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Cap, Peak


Image - Cap, Peak
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OPP Museum
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Nom de l'objet : Cap, Peak
Catégorie de l'objet : 3: Personal Artifacts
Sous-catégorie de l'objet : Clothing -- Headwear
Numéro de catalogue : 979.119
Fabricant : Muir Cap Co. Limited, Toronto, Contractors to the Dominion Government
Date de début de production : 1939
Date de fin de production : 1953
Description : Cap, dark navy wool felt with black slip band (maple leaf design) Black plastic chinstrap buttons inscribed with "Police Force" & crownCloth cap badge, embroidered Provincial Coat of Arms Metal braid in leaf pattern on peak
Commentaires : The Ontario Provincial Police was formed by Order-In-Council on October 13, 1909. By 1939, the provincial police force had matured to the point that the Attorney General selected the first man trained within the ranks, William Holebrook Stringer. What career achievements earned this officer the top position in the OPP? As commissioner what did he achieve?Born in Rathmines, Dublin Ireland in 1886, William Stringer immigrated to Huron County and received his education at Goderich. At age 23, Stringer briefly served with the Toronto Police Department before joining the Ontario Provincial Police a year after its formation. Within a few weeks of his posting to Fort William, Stringer investigated his first murder. After 5 years in the north, the young officer transferred to Sarnia where he again served with distinction. Promoted to the rank of Inspector after 10 years on the force, Stringer joined the Criminal Investigation Branch, which dealt with the most important cases in the Province.One of those cases occurred after the shooting of Sergeant John Urquhart who was killed in the line of duty. Stringer personally directed one of the OPP's largest manhunts for Leo Rogers. Rogers, on parole from Kingston Penitentiary escaped from courthouse in North Bay where he was being arraigned for carrying concealed weapons. Inspector Stringer led the pursuit for Leo Rogers who was eventually shot and killed while trying to evade capture.Stringer distinguished himself as an investigator during two murder cases where the both homicides were disguised as accidents. In recognition of his countrywide reputation as a meticulous investigator, Stringer was selected as chief inspector of the Criminal Investigation Branch on February 12, 1932. Just seven years later, William Stringer was appointed Commissioner of the OPP.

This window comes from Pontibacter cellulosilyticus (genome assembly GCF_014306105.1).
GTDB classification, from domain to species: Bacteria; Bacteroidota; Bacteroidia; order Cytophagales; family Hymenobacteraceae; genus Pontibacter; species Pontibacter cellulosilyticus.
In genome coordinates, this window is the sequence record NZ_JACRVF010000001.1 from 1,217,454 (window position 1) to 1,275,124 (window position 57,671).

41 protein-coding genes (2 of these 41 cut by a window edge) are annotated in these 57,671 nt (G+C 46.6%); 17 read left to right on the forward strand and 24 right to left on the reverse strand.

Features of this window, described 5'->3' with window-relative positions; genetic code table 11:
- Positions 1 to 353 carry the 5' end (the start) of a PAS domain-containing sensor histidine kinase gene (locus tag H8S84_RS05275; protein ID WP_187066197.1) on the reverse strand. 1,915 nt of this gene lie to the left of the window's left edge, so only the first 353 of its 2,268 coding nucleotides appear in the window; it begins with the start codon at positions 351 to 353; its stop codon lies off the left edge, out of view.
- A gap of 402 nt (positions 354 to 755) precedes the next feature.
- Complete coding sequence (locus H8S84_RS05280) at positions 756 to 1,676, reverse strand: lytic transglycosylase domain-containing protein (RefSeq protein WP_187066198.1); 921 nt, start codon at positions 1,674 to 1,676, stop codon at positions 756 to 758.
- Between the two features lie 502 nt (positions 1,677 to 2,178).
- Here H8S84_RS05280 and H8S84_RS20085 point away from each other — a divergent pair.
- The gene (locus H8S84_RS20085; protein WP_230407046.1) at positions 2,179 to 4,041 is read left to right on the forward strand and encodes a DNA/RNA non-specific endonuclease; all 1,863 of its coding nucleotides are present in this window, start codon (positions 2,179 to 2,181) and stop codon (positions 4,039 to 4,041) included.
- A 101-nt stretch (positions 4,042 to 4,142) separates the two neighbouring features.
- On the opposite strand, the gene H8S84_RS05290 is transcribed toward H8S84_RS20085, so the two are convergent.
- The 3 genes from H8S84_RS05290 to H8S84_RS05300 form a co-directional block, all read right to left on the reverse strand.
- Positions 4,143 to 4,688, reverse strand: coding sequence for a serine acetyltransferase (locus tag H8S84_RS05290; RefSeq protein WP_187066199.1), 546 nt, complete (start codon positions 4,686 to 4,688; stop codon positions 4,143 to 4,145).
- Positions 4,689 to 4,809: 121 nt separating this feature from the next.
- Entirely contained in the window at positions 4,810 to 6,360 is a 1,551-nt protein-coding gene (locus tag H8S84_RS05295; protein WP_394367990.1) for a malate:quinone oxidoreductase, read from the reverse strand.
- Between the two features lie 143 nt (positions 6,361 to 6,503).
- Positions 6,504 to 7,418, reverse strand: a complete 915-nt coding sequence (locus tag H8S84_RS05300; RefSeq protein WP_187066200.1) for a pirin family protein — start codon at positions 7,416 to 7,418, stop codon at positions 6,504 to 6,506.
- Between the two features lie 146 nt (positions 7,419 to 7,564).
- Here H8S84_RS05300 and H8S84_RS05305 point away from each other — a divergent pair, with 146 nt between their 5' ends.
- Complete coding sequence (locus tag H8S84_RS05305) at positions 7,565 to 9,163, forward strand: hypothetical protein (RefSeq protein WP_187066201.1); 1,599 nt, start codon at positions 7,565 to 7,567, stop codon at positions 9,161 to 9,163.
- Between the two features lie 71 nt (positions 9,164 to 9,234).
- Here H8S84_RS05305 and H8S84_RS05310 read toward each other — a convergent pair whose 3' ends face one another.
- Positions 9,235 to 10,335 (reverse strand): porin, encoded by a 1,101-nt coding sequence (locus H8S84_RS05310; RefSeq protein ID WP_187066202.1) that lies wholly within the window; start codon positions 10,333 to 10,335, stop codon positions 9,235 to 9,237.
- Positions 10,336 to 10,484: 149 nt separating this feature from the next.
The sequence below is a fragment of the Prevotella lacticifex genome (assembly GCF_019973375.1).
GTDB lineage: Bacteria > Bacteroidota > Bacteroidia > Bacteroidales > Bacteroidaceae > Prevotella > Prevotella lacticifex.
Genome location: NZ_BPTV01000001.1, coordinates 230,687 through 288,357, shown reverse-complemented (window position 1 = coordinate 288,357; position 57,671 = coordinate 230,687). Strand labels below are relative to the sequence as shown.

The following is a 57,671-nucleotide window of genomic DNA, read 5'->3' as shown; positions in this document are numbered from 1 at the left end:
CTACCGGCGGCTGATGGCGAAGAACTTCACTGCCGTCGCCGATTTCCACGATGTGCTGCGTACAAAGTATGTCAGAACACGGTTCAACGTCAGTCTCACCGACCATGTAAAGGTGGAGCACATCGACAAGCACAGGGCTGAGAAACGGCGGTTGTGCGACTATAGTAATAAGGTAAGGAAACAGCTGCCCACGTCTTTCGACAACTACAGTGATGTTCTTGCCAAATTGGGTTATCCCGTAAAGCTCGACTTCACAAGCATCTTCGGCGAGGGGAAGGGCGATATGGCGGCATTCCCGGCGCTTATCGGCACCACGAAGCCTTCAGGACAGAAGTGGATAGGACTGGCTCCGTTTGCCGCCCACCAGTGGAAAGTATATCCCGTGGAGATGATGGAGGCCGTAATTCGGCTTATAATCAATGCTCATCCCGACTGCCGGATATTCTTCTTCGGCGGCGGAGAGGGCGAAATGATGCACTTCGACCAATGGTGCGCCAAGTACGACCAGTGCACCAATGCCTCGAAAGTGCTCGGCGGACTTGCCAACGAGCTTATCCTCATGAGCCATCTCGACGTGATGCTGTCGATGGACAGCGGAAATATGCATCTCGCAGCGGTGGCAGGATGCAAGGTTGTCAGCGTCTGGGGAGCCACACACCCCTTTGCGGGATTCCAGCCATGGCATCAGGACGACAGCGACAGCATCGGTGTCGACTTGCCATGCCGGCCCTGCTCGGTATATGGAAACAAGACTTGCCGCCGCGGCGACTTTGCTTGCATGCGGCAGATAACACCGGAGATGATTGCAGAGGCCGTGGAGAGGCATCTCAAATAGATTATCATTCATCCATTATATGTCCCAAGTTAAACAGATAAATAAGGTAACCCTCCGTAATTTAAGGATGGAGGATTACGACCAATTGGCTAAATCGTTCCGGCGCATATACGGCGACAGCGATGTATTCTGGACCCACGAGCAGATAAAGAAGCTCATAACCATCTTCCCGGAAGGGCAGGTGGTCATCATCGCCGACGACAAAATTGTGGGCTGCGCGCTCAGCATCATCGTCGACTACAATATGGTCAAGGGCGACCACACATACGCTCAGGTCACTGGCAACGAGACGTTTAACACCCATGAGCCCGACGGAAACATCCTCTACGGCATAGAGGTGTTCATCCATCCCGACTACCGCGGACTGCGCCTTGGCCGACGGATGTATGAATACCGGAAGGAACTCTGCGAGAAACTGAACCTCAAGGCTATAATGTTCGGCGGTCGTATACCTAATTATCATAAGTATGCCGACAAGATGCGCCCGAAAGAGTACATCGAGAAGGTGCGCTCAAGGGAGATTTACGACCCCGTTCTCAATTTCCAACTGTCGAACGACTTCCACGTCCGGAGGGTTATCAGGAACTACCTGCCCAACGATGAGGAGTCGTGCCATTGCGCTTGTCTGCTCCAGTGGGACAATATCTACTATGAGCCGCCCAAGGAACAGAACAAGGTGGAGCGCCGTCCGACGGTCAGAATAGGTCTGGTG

Hauteur : 0.000
Longueur : 0.000
Largeur : 0.000
Diamètre extérieur : 0.000
Unité de mesure linéaire : IN
Établissement : OPP Museum
Ville de l'établissement : Orillia
Province de l'établissement : Ontario
Site web de l'établissement : http://www.opp.ca/museum  

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